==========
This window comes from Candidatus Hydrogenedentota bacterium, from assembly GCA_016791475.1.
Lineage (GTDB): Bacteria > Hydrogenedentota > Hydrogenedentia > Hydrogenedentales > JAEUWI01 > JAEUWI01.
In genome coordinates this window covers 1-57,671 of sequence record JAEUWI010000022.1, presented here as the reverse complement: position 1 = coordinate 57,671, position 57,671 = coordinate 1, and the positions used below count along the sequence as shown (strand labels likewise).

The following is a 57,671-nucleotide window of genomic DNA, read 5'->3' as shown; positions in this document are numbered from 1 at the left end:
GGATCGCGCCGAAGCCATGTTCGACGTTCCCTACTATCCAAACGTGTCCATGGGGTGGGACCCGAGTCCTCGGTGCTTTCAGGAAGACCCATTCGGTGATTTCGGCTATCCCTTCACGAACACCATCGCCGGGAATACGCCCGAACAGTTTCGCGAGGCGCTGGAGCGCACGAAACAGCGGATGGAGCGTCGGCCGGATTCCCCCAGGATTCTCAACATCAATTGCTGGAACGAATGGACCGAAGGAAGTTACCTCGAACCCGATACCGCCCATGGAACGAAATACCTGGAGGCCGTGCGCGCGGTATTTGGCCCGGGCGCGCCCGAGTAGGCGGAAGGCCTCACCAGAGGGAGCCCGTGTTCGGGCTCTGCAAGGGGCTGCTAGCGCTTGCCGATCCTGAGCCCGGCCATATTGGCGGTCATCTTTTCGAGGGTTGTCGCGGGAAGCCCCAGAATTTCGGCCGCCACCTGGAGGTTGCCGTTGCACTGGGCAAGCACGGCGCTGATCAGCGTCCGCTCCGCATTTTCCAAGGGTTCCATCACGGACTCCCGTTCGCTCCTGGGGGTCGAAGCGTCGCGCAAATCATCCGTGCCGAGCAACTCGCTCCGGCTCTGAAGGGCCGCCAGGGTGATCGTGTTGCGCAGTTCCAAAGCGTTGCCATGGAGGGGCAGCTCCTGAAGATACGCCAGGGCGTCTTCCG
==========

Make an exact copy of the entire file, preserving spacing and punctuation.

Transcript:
This window comes from Candidatus Hydrogenedentota bacterium, from assembly GCA_016791475.1.
Lineage (GTDB): Bacteria > Hydrogenedentota > Hydrogenedentia > Hydrogenedentales > JAEUWI01 > JAEUWI01.
In genome coordinates this window covers 1-57,671 of sequence record JAEUWI010000022.1, presented here as the reverse complement: position 1 = coordinate 57,671, position 57,671 = coordinate 1, and the positions used below count along the sequence as shown (strand labels likewise).

The following is a 57,671-nucleotide window of genomic DNA, read 5'->3' as shown; positions in this document are numbered from 1 at the left end:
GGATCGCGCCGAAGCCATGTTCGACGTTCCCTACTATCCAAACGTGTCCATGGGGTGGGACCCGAGTCCTCGGTGCTTTCAGGAAGACCCATTCGGTGATTTCGGCTATCCCTTCACGAACACCATCGCCGGGAATACGCCCGAACAGTTTCGCGAGGCGCTGGAGCGCACGAAACAGCGGATGGAGCGTCGGCCGGATTCCCCCAGGATTCTCAACATCAATTGCTGGAACGAATGGACCGAAGGAAGTTACCTCGAACCCGATACCGCCCATGGAACGAAATACCTGGAGGCCGTGCGCGCGGTATTTGGCCCGGGCGCGCCCGAGTAGGCGGAAGGCCTCACCAGAGGGAGCCCGTGTTCGGGCTCTGCAAGGGGCTGCTAGCGCTTGCCGATCCTGAGCCCGGCCATATTGGCGGTCATCTTTTCGAGGGTTGTCGCGGGAAGCCCCAGAATTTCGGCCGCCACCTGGAGGTTGCCGTTGCACTGGGCAAGCACGGCGCTGATCAGCGTCCGCTCCGCATTTTCCAAGGGTTCCATCACGGACTCCCGTTCGCTCCTGGGGGTCGAAGCGTCGCGCAAATCATCCGTGCCGAGCAACTCGCTCCGGCTCTGAAGGGCCGCCAGGGTGATCGTGTTGCGCAGTTCCAAAGCGTTGCCATGGAGGGGCAGCTCCTGAAGATACGCCAGGGCGTCTTCCG